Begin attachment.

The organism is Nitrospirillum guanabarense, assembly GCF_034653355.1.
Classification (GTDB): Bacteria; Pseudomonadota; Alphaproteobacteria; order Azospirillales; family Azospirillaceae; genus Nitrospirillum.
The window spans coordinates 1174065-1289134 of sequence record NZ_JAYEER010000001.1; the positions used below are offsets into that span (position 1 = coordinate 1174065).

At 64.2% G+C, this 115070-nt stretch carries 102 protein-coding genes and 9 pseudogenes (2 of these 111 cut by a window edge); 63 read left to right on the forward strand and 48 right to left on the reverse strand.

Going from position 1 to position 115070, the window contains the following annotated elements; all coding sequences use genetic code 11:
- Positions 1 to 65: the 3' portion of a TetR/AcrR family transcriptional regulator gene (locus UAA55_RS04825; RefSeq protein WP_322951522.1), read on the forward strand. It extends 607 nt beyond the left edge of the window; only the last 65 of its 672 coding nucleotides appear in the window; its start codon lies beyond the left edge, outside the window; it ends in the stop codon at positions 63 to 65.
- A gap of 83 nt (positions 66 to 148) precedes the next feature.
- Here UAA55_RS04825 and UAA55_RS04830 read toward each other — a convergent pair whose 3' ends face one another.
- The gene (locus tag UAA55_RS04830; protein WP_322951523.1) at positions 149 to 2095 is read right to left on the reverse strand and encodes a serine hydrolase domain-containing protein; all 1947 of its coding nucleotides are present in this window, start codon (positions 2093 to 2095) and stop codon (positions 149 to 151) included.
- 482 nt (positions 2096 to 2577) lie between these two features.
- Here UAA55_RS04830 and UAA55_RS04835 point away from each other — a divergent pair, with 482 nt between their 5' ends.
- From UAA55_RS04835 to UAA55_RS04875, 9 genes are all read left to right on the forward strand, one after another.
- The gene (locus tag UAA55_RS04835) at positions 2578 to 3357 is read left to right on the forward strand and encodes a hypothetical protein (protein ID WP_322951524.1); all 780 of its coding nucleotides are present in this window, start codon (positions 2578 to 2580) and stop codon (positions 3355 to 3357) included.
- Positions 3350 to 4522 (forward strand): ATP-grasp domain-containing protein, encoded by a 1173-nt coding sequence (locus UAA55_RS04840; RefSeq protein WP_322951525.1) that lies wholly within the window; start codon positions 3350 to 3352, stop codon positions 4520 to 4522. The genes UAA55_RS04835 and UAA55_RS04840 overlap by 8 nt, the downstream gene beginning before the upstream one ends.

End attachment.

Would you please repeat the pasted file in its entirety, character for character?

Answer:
The organism is Nitrospirillum guanabarense, assembly GCF_034653355.1.
Classification (GTDB): Bacteria; Pseudomonadota; Alphaproteobacteria; order Azospirillales; family Azospirillaceae; genus Nitrospirillum.
The window spans coordinates 1174065-1289134 of sequence record NZ_JAYEER010000001.1; the positions used below are offsets into that span (position 1 = coordinate 1174065).

At 64.2% G+C, this 115070-nt stretch carries 102 protein-coding genes and 9 pseudogenes (2 of these 111 cut by a window edge); 63 read left to right on the forward strand and 48 right to left on the reverse strand.

Going from position 1 to position 115070, the window contains the following annotated elements; all coding sequences use genetic code 11:
- Positions 1 to 65: the 3' portion of a TetR/AcrR family transcriptional regulator gene (locus UAA55_RS04825; RefSeq protein WP_322951522.1), read on the forward strand. It extends 607 nt beyond the left edge of the window; only the last 65 of its 672 coding nucleotides appear in the window; its start codon lies beyond the left edge, outside the window; it ends in the stop codon at positions 63 to 65.
- A gap of 83 nt (positions 66 to 148) precedes the next feature.
- Here UAA55_RS04825 and UAA55_RS04830 read toward each other — a convergent pair whose 3' ends face one another.
- The gene (locus tag UAA55_RS04830; protein WP_322951523.1) at positions 149 to 2095 is read right to left on the reverse strand and encodes a serine hydrolase domain-containing protein; all 1947 of its coding nucleotides are present in this window, start codon (positions 2093 to 2095) and stop codon (positions 149 to 151) included.
- 482 nt (positions 2096 to 2577) lie between these two features.
- Here UAA55_RS04830 and UAA55_RS04835 point away from each other — a divergent pair, with 482 nt between their 5' ends.
- From UAA55_RS04835 to UAA55_RS04875, 9 genes are all read left to right on the forward strand, one after another.
- The gene (locus tag UAA55_RS04835) at positions 2578 to 3357 is read left to right on the forward strand and encodes a hypothetical protein (protein ID WP_322951524.1); all 780 of its coding nucleotides are present in this window, start codon (positions 2578 to 2580) and stop codon (positions 3355 to 3357) included.
- Positions 3350 to 4522 (forward strand): ATP-grasp domain-containing protein, encoded by a 1173-nt coding sequence (locus UAA55_RS04840; RefSeq protein WP_322951525.1) that lies wholly within the window; start codon positions 3350 to 3352, stop codon positions 4520 to 4522. The genes UAA55_RS04835 and UAA55_RS04840 overlap by 8 nt, the downstream gene beginning before the upstream one ends.